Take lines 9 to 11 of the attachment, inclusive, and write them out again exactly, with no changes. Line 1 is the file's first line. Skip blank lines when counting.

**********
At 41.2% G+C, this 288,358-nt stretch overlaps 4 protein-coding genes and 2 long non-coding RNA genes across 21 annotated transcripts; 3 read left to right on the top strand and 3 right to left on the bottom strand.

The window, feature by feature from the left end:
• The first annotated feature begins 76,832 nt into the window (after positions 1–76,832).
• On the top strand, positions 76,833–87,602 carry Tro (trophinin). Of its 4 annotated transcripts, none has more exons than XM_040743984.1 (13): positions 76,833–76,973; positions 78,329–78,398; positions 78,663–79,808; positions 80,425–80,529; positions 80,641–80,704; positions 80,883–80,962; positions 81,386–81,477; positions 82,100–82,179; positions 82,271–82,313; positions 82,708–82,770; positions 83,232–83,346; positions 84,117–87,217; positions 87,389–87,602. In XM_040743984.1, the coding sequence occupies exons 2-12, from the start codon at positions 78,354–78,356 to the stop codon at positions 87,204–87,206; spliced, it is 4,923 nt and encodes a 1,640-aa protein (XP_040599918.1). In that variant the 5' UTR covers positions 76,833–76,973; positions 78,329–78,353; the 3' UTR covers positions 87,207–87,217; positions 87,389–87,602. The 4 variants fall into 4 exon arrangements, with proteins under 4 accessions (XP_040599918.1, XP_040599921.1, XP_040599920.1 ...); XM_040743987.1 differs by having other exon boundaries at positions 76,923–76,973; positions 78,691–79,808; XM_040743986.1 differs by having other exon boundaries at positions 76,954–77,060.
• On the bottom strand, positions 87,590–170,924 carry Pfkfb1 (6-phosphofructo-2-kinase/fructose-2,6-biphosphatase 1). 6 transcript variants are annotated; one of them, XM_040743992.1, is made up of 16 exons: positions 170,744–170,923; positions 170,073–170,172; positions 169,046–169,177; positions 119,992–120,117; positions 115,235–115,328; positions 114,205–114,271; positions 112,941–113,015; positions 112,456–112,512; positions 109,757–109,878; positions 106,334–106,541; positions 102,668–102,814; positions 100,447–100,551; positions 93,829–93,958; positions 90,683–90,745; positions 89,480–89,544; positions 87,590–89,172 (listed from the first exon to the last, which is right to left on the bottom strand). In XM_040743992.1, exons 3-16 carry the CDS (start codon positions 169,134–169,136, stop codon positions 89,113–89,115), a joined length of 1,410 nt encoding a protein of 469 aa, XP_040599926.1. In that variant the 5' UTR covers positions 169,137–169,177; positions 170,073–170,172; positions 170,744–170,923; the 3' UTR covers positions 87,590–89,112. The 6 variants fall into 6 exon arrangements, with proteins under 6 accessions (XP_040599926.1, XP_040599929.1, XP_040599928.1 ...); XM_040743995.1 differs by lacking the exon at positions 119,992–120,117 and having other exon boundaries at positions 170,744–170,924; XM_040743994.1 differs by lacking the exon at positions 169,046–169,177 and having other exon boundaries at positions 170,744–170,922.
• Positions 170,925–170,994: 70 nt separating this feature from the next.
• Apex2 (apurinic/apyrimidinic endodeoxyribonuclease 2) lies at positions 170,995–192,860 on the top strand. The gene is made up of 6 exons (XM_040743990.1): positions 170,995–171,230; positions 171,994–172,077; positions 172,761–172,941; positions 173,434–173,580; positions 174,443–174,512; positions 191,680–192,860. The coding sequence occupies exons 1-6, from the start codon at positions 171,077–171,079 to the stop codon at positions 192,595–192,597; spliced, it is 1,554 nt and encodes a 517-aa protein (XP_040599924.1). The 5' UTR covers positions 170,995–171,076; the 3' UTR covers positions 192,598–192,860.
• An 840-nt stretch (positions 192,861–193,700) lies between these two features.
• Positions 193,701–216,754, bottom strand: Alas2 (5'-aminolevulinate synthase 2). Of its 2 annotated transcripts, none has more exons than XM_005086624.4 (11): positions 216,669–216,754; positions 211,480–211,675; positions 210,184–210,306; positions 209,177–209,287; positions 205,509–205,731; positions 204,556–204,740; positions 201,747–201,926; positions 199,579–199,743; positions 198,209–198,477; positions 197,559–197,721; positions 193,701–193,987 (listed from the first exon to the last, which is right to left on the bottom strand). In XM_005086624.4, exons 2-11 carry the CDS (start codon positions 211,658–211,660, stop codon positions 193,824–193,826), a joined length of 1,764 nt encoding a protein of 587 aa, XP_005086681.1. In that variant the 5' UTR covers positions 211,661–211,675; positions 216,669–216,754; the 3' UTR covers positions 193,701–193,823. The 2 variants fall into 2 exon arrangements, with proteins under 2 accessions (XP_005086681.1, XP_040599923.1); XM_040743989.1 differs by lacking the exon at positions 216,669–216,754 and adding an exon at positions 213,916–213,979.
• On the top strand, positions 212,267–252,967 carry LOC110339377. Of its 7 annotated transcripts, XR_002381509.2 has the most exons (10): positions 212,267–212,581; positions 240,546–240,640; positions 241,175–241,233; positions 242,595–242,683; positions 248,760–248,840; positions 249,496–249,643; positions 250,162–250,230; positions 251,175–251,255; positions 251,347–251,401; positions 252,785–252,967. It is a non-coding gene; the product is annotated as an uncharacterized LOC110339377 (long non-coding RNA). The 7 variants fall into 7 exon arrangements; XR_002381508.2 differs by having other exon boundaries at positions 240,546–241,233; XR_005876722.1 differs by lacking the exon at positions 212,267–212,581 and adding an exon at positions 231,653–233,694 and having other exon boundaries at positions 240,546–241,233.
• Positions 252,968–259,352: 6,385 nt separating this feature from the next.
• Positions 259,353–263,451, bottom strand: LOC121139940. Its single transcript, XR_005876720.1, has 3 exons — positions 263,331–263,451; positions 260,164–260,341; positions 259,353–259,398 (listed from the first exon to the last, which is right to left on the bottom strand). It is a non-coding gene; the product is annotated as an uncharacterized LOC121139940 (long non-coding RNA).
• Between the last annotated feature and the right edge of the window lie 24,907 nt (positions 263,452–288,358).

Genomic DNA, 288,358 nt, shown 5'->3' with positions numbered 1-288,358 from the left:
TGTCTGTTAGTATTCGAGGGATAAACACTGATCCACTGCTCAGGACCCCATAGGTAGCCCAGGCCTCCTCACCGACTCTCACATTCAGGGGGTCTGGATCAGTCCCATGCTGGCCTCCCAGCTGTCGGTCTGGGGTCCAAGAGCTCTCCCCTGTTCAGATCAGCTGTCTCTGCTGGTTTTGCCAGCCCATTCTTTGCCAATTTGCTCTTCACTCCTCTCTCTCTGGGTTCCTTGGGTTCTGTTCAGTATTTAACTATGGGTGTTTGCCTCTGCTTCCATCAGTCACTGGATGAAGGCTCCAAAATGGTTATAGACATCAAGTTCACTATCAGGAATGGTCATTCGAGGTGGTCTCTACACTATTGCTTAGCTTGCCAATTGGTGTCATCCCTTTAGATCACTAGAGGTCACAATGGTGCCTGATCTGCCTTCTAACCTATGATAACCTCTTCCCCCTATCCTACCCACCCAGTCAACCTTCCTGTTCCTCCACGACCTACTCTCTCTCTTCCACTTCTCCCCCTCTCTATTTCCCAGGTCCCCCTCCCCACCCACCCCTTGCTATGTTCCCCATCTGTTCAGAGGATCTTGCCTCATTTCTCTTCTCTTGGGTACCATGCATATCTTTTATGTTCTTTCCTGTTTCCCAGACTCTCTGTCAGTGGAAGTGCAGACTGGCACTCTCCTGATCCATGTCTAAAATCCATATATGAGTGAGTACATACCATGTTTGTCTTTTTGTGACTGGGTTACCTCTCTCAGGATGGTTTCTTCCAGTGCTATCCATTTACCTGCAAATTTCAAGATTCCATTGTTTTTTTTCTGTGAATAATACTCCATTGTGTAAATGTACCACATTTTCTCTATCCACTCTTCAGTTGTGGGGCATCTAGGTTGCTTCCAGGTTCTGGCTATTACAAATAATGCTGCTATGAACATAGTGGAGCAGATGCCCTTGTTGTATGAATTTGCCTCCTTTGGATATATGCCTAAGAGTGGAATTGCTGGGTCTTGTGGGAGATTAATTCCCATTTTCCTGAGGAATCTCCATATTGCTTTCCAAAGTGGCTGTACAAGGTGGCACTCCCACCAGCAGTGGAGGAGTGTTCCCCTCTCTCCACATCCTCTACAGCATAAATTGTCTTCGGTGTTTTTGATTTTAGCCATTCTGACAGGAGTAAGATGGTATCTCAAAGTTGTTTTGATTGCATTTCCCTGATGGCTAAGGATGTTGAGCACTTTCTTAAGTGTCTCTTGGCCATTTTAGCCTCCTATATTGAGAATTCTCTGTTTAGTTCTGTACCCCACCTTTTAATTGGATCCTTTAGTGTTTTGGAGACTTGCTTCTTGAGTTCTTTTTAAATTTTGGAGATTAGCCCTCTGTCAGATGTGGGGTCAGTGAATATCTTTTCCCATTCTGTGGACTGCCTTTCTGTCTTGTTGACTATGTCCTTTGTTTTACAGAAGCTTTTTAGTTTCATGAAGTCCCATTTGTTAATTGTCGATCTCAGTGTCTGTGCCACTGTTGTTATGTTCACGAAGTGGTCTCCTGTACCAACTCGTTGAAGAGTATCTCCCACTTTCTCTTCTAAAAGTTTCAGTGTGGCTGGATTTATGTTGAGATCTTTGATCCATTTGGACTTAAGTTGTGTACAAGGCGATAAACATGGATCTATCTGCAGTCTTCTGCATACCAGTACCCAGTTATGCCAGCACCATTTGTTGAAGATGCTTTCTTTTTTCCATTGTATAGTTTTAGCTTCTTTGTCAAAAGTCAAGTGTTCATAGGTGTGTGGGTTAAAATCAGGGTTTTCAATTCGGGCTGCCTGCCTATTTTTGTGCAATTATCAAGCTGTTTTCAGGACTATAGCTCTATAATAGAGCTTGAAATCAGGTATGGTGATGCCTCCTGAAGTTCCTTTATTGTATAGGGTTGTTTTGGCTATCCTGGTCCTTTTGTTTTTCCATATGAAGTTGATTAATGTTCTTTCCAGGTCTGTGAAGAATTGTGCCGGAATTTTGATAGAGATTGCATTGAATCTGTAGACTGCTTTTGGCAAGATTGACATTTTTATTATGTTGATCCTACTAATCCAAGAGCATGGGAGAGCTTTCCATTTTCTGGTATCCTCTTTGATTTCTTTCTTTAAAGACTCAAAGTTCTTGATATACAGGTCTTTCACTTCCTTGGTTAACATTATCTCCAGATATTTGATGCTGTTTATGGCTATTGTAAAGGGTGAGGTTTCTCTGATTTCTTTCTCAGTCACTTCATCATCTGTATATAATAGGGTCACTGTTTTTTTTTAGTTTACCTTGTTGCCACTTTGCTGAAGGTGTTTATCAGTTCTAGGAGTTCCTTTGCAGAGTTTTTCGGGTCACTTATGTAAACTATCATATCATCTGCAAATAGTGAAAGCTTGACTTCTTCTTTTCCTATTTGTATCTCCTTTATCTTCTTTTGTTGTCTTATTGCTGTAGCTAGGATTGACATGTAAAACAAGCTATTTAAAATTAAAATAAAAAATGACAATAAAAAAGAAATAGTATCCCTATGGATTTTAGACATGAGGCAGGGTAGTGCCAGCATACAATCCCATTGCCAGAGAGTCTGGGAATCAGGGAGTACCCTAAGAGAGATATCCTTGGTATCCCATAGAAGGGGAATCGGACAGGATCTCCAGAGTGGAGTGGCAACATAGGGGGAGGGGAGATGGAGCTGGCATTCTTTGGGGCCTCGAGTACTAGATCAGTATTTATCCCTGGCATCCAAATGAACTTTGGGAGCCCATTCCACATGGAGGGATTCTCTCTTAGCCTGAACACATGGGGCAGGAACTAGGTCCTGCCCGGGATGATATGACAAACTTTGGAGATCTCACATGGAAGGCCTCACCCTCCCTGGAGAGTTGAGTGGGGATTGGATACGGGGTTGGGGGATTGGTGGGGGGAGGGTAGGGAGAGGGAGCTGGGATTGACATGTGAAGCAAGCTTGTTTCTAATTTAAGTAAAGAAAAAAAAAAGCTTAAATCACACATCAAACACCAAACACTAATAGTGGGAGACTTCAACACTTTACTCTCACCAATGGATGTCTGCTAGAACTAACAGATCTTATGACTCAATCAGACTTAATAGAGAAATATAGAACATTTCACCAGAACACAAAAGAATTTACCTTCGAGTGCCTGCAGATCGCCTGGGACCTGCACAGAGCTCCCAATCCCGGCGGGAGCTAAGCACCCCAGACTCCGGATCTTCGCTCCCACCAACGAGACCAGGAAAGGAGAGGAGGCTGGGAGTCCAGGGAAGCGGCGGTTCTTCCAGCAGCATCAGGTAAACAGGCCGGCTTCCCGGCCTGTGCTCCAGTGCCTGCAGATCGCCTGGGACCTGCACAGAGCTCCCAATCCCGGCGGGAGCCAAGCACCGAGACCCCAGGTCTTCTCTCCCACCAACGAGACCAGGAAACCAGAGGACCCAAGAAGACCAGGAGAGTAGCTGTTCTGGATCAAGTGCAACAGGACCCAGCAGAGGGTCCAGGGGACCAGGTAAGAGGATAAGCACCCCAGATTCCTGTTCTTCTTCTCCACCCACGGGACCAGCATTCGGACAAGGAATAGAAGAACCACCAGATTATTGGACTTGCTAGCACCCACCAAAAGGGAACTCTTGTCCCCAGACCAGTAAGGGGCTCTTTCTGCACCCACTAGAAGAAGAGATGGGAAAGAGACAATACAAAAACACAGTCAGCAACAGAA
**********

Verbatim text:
• Positions 193,701–216,754, bottom strand: Alas2 (5'-aminolevulinate synthase 2). Of its 2 annotated transcripts, none has more exons than XM_005086624.4 (11): positions 216,669–216,754; positions 211,480–211,675; positions 210,184–210,306; positions 209,177–209,287; positions 205,509–205,731; positions 204,556–204,740; positions 201,747–201,926; positions 199,579–199,743; positions 198,209–198,477; positions 197,559–197,721; positions 193,701–193,987 (listed from the first exon to the last, which is right to left on the bottom strand). In XM_005086624.4, exons 2-11 carry the CDS (start codon positions 211,658–211,660, stop codon positions 193,824–193,826), a joined length of 1,764 nt encoding a protein of 587 aa, XP_005086681.1. In that variant the 5' UTR covers positions 211,661–211,675; positions 216,669–216,754; the 3' UTR covers positions 193,701–193,823. The 2 variants fall into 2 exon arrangements, with proteins under 2 accessions (XP_005086681.1, XP_040599923.1); XM_040743989.1 differs by lacking the exon at positions 216,669–216,754 and adding an exon at positions 213,916–213,979.
• On the top strand, positions 212,267–252,967 carry LOC110339377. Of its 7 annotated transcripts, XR_002381509.2 has the most exons (10): positions 212,267–212,581; positions 240,546–240,640; positions 241,175–241,233; positions 242,595–242,683; positions 248,760–248,840; positions 249,496–249,643; positions 250,162–250,230; positions 251,175–251,255; positions 251,347–251,401; positions 252,785–252,967. It is a non-coding gene; the product is annotated as an uncharacterized LOC110339377 (long non-coding RNA). The 7 variants fall into 7 exon arrangements; XR_002381508.2 differs by having other exon boundaries at positions 240,546–241,233; XR_005876722.1 differs by lacking the exon at positions 212,267–212,581 and adding an exon at positions 231,653–233,694 and having other exon boundaries at positions 240,546–241,233.
• Positions 252,968–259,352: 6,385 nt separating this feature from the next.